‘Cali-swag’ shaped Virginia’s season, but will it let them overcome doubters?
NEW YORK -- They won the ACC regular season title. They won the ACC tournament title. They got the No. 1 seed in the East Region.
And it doesn’t matter.
Everyone is still overlooking Virginia, even President Barack Obama, who, like the overwhelming majority of people living outside the Commonwealth of Virginia, picked the Spartans. And if you ask Malcolm Brogdon, Virginia’s leading scorer, that’s not only something that the team has embraced, it’s something that he actually enjoys. Bring on the critics and the doubters. The more the merrier.
“When people doubt us, it’s fuel to the fire,” he said. “We use it as motivation to keep pushing forward and doing good things.”
There are a couple of reasons why the team that beat out Duke, North Carolina and Syracuse for a dual-ACC title gets overlooked. Their performance during the non-conference portion of their schedule wasn’t exactly dominant, and while they ran through ACC play with just a pair of blemishes -- their road trips to Durham and College Park -- the Cavs also got lucky. They only played Duke, North Carolina, Syracuse, N.C. State and Pitt once each, and the fact that all five of those teams bowed out during the first weekend of the NCAA tournament certainly hasn’t helped the league’s reputation as a powerhouse.
That’s not the way Brogdon sees it, however.
He believes that people are impressed with plays that make Sportscenter, the highlights. Virginia’s talented and they have much more athleticism than they’ll get credit for, but this isn’t a team that will ever be confused with the Showtime Lakers. They aren’t going to be throwing lobs in transition or finding themselves making the NBA-caliber moves in isolation. They’re a team built on offensive execution and staunch defense.
It’s not glitzy, but it sure is effective.
“We’re not a flashy team,” Brogdon said. “We’re not going for homerun plays. We’re very steady, very consistent in every play. We pride ourselves on defense, which is one big thing that people don’t admire about us. It’s not about putting points on the board it’s about stopping people.”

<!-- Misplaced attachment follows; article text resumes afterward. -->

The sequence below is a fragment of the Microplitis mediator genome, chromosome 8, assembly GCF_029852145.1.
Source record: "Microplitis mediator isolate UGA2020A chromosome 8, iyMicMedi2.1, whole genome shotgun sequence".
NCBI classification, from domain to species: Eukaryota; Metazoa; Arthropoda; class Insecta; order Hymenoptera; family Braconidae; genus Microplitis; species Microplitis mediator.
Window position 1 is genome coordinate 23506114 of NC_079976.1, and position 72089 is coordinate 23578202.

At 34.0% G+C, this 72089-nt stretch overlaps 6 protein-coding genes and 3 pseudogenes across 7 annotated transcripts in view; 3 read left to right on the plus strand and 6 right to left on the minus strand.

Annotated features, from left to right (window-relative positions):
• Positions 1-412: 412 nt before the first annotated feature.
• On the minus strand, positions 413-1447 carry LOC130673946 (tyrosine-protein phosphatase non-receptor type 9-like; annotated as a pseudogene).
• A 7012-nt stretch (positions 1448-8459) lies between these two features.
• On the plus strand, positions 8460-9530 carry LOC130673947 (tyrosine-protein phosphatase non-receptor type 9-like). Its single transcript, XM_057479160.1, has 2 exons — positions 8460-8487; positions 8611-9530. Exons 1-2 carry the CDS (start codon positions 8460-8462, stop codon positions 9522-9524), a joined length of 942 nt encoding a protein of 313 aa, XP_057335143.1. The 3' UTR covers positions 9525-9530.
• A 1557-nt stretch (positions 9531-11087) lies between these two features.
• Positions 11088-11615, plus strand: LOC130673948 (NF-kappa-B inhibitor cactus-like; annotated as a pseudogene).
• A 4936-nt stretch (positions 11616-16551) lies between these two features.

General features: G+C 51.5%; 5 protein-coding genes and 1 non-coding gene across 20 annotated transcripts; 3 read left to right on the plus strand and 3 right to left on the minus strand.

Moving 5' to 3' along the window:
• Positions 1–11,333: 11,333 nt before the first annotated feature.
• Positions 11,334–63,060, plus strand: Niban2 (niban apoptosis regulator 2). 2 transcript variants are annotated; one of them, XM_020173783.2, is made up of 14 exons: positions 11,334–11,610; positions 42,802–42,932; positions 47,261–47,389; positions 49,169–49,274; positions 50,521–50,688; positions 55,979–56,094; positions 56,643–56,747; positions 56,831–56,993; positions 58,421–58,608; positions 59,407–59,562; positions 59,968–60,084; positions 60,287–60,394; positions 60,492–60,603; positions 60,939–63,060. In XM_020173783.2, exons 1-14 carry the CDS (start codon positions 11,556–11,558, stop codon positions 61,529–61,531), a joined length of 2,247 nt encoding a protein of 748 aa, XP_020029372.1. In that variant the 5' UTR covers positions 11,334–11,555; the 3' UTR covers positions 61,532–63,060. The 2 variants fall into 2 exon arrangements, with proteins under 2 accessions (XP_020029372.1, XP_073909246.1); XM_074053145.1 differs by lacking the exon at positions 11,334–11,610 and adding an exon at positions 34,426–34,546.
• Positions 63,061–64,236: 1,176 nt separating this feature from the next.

No one on the Virginia roster exemplifies that temperament more than freshman point guard London Perrantes, whose calm demeanor and laid-back style of play initially had teammates concerned about whether or not he would be able to find success at this level.
“I didn’t see it at all,” sophomore forward Justin Anderson said of Perrantes, a native Californian who didn’t get much high-major attention on the recruiting trail, when he first saw the freshman play over the summer. “The way he plays is so relaxed. He never gets sped up. In practice, he’s just chilling and running the play.”
Perrantes has started 32 games this season, and while his numbers are rather pedestrian -- 5.4 points, 3.8 assists, 44.0% 3PT, 1.1 turnovers -- it’s his demeanor at the point position that sets the tone for everything the ‘Hoos do. He’s the “Tony Bennett point guard”, as Anderson calls it. He doesn’t turn the ball over, he gets the team into their sets offensively and he’ll get into opposing ball-handlers as soon as they cross half court.
“I remember Akil telling him in the summer, ‘C’mon, you’ve gotta pick it up, give me something,’” Anderson said. “We used to tell him, ‘Get rid of the Cali-swag, talk, move faster,’ and he never did. He still has his same swag and I think it’s allowed him to be very successful.”
“No one tries to touch that Cali-swag anymore.”
Perrantes says that he didn’t expect to start as a freshman, but that his confidence has steadily grown as the season as progressed. “I’ve got almost a year underneath my belt right now,” he said, which is part of the reason that he hasn’t been blinded by the moment.
That shouldn’t change playing under the bright lights of Madison Square Garden, but what could change is a nation’s perception of the Cavaliers. They’ll have a chance to knock off the nation’s trendy title pick, a team with a trip of potential first round picks and a head coach that is reportedly being courted by NBA teams.
Is that what it will take for Virginia to be considered a legitimate title threat?
“I think we will prove some people wrong, if and when we win tomorrow, but I think we have to keep winning,” Brogdon said with a smile.
“I think a national championship will get people to be quiet for sure.”